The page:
Few art schools prepare artists to enter this kind of expanded field. In the realm of public art, some artists have cut their teeth in programs like New York City’s Percent for Art program, which requires all City-funded construction projects to devote 1 percent of their funding to the creation of a site-specific public artwork. Since 1982, hundreds of artists have been commissioned under this law to produce works that adorn the city’s school buildings, firehouses, and parks. But participatory art often incorporates modalities from a variety of fields including education, design, anthropology, sociology, media studies, architecture and urban planning that surpass the standard definition of public art.
Establishing a fluency with the vocabulary of participatory design is one way that artists interested in pushing the boundaries of a traditional art experience might position themselves to manage the complexities involved.
What is Participatory Design?
Participatory Design is a term used in a variety of fields, including software engineering and product design, urban planning, and architecture, to describe an approach that involves negotiating between all the stakeholders of a project. Participatory Design blurs the distinction between designers and users, researchers and artists, occurs “in the wild,” and often addresses issues of social justice, inclusiveness, and sustainability.
The Repellent Fence is one recent example of an art project that uses participatory design principles. The Repellent Fence was a recent Creative Capital-sponsored project by the Phoenix-based art collective Postcommodity, consisting of 26 “scare eye” balloons, every ten feet in diameter. In order to create a 2-mile long land art installation fifty feet above the desert borderlands between the United States and Mexico, the artists engaged in lengthy legal negotiations between the towns of Douglas and Agua Prieta on either side of the border. Eventually, these formal legal relationships developed into more informal, collegial relationships with stakeholders in those communities.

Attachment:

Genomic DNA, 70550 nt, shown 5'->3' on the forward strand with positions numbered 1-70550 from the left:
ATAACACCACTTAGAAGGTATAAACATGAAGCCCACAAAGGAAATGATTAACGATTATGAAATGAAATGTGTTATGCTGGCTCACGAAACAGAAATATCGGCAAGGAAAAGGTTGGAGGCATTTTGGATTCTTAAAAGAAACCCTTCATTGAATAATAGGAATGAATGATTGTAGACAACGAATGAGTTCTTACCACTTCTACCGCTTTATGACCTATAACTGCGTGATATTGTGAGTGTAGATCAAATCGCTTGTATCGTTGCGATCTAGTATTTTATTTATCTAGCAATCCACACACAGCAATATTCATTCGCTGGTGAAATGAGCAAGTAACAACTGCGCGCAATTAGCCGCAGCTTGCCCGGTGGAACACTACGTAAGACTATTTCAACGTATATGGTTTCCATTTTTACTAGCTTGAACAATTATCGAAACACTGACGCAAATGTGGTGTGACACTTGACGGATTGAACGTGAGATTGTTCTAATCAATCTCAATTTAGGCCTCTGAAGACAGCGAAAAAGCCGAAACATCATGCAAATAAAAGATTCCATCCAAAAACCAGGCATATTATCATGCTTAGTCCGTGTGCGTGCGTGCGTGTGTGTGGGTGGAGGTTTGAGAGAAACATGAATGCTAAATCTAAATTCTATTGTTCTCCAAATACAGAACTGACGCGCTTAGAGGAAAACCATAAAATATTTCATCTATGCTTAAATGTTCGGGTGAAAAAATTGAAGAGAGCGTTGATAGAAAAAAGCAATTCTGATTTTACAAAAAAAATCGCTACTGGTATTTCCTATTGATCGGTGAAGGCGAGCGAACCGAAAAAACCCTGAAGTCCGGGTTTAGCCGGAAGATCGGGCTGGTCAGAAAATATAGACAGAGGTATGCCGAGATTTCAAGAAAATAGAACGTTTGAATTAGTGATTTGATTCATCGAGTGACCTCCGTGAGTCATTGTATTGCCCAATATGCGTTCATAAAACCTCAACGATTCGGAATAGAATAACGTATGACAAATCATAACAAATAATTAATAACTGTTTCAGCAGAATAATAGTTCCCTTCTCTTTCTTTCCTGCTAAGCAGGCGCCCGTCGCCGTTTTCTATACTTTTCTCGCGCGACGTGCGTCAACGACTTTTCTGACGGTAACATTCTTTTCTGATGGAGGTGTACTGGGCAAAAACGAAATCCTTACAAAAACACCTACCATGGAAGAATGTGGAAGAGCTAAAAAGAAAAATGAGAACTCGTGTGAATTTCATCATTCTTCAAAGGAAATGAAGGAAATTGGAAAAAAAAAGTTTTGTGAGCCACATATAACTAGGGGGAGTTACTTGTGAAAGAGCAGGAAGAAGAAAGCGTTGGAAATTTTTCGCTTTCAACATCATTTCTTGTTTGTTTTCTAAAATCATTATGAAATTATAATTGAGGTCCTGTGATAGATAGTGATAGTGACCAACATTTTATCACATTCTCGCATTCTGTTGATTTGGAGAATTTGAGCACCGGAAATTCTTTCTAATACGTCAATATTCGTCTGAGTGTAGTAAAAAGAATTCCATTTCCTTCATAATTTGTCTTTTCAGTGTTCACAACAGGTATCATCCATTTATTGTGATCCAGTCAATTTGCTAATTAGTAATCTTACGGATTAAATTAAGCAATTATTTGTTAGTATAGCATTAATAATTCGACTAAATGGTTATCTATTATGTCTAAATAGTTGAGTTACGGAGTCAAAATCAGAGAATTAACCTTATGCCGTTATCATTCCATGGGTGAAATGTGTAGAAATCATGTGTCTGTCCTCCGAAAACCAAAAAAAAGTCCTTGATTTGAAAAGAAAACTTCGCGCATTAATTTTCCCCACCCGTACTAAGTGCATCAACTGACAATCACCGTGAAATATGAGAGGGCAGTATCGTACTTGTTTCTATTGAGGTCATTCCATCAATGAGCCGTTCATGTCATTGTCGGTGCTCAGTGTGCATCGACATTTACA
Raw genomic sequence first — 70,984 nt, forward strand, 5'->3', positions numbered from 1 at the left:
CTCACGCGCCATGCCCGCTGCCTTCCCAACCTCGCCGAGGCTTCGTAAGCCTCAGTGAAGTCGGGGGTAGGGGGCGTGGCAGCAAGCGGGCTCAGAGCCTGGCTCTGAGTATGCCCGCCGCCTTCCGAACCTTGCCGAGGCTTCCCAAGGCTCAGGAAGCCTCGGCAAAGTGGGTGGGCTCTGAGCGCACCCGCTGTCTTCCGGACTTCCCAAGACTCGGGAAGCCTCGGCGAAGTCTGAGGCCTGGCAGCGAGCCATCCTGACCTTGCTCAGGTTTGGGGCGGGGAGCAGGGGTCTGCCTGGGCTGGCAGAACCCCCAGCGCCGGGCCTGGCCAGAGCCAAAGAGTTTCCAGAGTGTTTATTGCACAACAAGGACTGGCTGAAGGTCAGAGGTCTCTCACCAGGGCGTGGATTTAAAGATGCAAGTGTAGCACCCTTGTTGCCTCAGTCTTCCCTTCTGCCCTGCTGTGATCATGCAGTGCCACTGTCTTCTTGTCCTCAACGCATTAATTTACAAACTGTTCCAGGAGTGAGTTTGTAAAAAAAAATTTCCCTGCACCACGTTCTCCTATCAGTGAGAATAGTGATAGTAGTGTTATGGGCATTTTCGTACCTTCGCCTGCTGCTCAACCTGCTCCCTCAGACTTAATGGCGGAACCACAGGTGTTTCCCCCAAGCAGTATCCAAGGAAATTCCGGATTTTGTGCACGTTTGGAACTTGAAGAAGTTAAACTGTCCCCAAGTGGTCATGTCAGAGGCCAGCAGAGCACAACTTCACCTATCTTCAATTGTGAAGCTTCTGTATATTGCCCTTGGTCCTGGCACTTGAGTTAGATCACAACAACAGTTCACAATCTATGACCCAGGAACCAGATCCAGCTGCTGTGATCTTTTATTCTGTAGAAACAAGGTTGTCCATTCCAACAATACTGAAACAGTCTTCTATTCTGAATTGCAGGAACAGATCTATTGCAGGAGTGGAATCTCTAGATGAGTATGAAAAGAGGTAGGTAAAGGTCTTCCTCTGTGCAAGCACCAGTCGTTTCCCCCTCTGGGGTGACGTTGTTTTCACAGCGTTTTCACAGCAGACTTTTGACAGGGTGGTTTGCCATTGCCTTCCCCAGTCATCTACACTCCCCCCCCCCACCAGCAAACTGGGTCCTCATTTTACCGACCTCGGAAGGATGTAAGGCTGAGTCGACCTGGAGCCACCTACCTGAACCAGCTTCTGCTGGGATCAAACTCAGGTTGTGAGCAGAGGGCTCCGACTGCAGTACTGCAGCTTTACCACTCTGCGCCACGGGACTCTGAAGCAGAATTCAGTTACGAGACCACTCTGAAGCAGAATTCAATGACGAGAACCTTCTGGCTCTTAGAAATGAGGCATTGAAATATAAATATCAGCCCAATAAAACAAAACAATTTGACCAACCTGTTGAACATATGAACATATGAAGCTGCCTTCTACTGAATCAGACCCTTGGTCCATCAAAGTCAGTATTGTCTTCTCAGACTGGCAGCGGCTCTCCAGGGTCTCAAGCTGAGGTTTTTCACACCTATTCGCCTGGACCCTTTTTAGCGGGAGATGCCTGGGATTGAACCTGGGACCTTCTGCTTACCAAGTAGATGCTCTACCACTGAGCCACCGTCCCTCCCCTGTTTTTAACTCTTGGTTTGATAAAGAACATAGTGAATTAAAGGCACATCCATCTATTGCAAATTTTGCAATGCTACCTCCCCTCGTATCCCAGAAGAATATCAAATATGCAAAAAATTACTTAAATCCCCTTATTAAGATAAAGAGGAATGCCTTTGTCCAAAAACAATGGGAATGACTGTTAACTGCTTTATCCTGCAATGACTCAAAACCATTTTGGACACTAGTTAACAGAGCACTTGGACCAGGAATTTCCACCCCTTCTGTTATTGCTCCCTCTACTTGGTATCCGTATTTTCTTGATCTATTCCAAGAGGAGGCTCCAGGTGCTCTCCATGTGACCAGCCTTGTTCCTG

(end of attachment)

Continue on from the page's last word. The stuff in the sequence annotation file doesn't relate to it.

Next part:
The American Riad was a 2015 project by the artist collective Ghana ThinkTank. Reversing the typical flow of economic development, where people from so-called First World countries propose solutions for people in developing nations, Ghana ThinkTank asks communities in developing nations to solve “First World Problems.” For this project, the artists formed a partnership with a think tank in Morocco to rebuild a derelict corner of Detroit and to facilitate exchanges and skillshares between the collaborating communities. To address what the think tank identified as the American problem of social isolation, the Moroccans suggested an Islamic style Riad, an affordable housing community surrounding a Moroccan-style courtyard that would serve as a public space for gatherings, art exhibitions, workshops, and performances. Adopting elements of African Culture to solve America’s problems, Ghana ThinkTank facilitated support of multiple institutional partners in order to make the long-term commitment of resources and energy.